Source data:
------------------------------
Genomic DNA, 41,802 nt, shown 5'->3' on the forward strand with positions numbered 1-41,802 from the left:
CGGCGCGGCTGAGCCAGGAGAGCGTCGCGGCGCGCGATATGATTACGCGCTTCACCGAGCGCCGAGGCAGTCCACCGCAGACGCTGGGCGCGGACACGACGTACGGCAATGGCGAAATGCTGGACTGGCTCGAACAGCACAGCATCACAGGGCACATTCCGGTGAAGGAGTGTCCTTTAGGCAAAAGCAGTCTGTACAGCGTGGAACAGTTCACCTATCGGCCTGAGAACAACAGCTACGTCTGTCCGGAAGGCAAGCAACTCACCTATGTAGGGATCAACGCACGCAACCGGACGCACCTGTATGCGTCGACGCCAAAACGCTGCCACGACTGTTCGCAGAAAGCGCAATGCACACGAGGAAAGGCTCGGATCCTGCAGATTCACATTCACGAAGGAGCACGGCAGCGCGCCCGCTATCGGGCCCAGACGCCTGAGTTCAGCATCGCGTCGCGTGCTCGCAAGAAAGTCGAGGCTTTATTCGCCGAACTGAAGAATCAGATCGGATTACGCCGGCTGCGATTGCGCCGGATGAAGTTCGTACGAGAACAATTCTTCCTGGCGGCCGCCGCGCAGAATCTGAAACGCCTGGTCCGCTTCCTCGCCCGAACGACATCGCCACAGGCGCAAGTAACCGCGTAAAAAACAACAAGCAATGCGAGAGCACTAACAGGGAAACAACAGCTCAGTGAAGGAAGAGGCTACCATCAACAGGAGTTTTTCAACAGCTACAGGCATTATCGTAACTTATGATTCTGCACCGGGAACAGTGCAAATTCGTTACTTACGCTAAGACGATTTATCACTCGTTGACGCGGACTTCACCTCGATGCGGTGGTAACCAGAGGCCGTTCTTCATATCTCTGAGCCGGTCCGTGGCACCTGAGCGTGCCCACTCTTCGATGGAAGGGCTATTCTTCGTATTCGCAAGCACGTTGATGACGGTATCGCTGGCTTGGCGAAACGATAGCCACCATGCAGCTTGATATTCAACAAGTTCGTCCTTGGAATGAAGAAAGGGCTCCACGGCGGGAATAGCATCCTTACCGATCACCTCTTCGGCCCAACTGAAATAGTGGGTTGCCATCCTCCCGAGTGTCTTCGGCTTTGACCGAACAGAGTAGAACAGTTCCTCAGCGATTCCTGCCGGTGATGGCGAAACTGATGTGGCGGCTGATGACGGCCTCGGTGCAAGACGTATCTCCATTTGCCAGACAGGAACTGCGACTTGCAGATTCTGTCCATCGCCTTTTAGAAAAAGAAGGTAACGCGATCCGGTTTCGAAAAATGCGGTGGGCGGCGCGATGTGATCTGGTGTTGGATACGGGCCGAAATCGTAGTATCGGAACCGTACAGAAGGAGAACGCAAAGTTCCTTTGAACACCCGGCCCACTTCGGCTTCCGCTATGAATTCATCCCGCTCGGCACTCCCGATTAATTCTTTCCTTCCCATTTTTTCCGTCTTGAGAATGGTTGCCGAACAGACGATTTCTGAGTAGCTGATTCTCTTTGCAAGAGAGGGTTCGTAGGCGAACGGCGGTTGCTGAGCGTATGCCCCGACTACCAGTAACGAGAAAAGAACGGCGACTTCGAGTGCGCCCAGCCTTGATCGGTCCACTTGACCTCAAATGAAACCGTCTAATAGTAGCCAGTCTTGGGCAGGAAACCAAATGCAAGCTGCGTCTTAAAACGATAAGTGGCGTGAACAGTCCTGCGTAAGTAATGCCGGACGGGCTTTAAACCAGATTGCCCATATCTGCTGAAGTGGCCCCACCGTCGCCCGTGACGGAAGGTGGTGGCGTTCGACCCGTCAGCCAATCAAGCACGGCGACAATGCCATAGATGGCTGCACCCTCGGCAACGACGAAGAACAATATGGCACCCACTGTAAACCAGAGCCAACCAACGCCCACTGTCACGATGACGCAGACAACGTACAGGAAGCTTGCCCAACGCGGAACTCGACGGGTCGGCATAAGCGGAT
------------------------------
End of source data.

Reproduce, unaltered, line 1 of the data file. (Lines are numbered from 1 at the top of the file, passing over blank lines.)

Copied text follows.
Genomic DNA, 41,802 nt, shown 5'->3' on the forward strand with positions numbered 1-41,802 from the left: